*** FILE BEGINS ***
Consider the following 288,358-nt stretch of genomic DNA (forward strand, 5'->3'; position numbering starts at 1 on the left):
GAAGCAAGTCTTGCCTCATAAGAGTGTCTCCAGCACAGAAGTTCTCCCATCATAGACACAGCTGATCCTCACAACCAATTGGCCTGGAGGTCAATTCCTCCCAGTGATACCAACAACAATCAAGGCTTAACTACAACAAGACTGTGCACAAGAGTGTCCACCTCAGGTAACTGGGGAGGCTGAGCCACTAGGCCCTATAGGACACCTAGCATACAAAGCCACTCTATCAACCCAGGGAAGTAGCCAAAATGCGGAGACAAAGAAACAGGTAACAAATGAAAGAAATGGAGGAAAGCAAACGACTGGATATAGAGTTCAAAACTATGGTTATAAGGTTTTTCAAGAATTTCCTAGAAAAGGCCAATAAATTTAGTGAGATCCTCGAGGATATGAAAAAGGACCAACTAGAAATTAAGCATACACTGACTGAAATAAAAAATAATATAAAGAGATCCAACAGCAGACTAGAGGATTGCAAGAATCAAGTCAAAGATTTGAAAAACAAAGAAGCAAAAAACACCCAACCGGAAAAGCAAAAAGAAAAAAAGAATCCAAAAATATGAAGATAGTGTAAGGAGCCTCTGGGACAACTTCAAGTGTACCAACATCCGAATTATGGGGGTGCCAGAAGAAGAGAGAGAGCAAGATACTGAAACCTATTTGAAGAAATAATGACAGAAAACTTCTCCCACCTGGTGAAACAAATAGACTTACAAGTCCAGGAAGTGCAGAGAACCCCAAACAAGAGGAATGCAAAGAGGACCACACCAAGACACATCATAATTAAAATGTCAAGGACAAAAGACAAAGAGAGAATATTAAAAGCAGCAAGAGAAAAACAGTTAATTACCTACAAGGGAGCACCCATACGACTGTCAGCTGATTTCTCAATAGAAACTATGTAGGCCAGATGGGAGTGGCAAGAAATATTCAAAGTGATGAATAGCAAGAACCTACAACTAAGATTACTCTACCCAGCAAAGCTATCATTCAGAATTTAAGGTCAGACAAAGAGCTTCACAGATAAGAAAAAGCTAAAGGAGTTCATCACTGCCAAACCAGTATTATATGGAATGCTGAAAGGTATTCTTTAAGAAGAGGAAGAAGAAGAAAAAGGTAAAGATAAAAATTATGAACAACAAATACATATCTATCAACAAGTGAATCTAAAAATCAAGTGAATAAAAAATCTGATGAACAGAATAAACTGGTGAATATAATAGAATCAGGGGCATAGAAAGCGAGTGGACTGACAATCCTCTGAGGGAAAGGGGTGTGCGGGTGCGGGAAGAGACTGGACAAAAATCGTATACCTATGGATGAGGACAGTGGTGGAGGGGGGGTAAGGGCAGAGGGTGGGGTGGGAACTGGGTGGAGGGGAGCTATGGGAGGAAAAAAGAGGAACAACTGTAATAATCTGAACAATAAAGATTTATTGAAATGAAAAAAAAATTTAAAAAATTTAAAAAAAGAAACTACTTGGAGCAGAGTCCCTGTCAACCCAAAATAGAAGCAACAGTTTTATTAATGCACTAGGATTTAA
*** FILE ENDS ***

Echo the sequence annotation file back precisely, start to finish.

Consider the following 288,358-nt stretch of genomic DNA (forward strand, 5'->3'; position numbering starts at 1 on the left):
GAAGCAAGTCTTGCCTCATAAGAGTGTCTCCAGCACAGAAGTTCTCCCATCATAGACACAGCTGATCCTCACAACCAATTGGCCTGGAGGTCAATTCCTCCCAGTGATACCAACAACAATCAAGGCTTAACTACAACAAGACTGTGCACAAGAGTGTCCACCTCAGGTAACTGGGGAGGCTGAGCCACTAGGCCCTATAGGACACCTAGCATACAAAGCCACTCTATCAACCCAGGGAAGTAGCCAAAATGCGGAGACAAAGAAACAGGTAACAAATGAAAGAAATGGAGGAAAGCAAACGACTGGATATAGAGTTCAAAACTATGGTTATAAGGTTTTTCAAGAATTTCCTAGAAAAGGCCAATAAATTTAGTGAGATCCTCGAGGATATGAAAAAGGACCAACTAGAAATTAAGCATACACTGACTGAAATAAAAAATAATATAAAGAGATCCAACAGCAGACTAGAGGATTGCAAGAATCAAGTCAAAGATTTGAAAAACAAAGAAGCAAAAAACACCCAACCGGAAAAGCAAAAAGAAAAAAAGAATCCAAAAATATGAAGATAGTGTAAGGAGCCTCTGGGACAACTTCAAGTGTACCAACATCCGAATTATGGGGGTGCCAGAAGAAGAGAGAGAGCAAGATACTGAAACCTATTTGAAGAAATAATGACAGAAAACTTCTCCCACCTGGTGAAACAAATAGACTTACAAGTCCAGGAAGTGCAGAGAACCCCAAACAAGAGGAATGCAAAGAGGACCACACCAAGACACATCATAATTAAAATGTCAAGGACAAAAGACAAAGAGAGAATATTAAAAGCAGCAAGAGAAAAACAGTTAATTACCTACAAGGGAGCACCCATACGACTGTCAGCTGATTTCTCAATAGAAACTATGTAGGCCAGATGGGAGTGGCAAGAAATATTCAAAGTGATGAATAGCAAGAACCTACAACTAAGATTACTCTACCCAGCAAAGCTATCATTCAGAATTTAAGGTCAGACAAAGAGCTTCACAGATAAGAAAAAGCTAAAGGAGTTCATCACTGCCAAACCAGTATTATATGGAATGCTGAAAGGTATTCTTTAAGAAGAGGAAGAAGAAGAAAAAGGTAAAGATAAAAATTATGAACAACAAATACATATCTATCAACAAGTGAATCTAAAAATCAAGTGAATAAAAAATCTGATGAACAGAATAAACTGGTGAATATAATAGAATCAGGGGCATAGAAAGCGAGTGGACTGACAATCCTCTGAGGGAAAGGGGTGTGCGGGTGCGGGAAGAGACTGGACAAAAATCGTATACCTATGGATGAGGACAGTGGTGGAGGGGGGGTAAGGGCAGAGGGTGGGGTGGGAACTGGGTGGAGGGGAGCTATGGGAGGAAAAAAGAGGAACAACTGTAATAATCTGAACAATAAAGATTTATTGAAATGAAAAAAAAATTTAAAAAATTTAAAAAAAGAAACTACTTGGAGCAGAGTCCCTGTCAACCCAAAATAGAAGCAACAGTTTTATTAATGCACTAGGATTTAA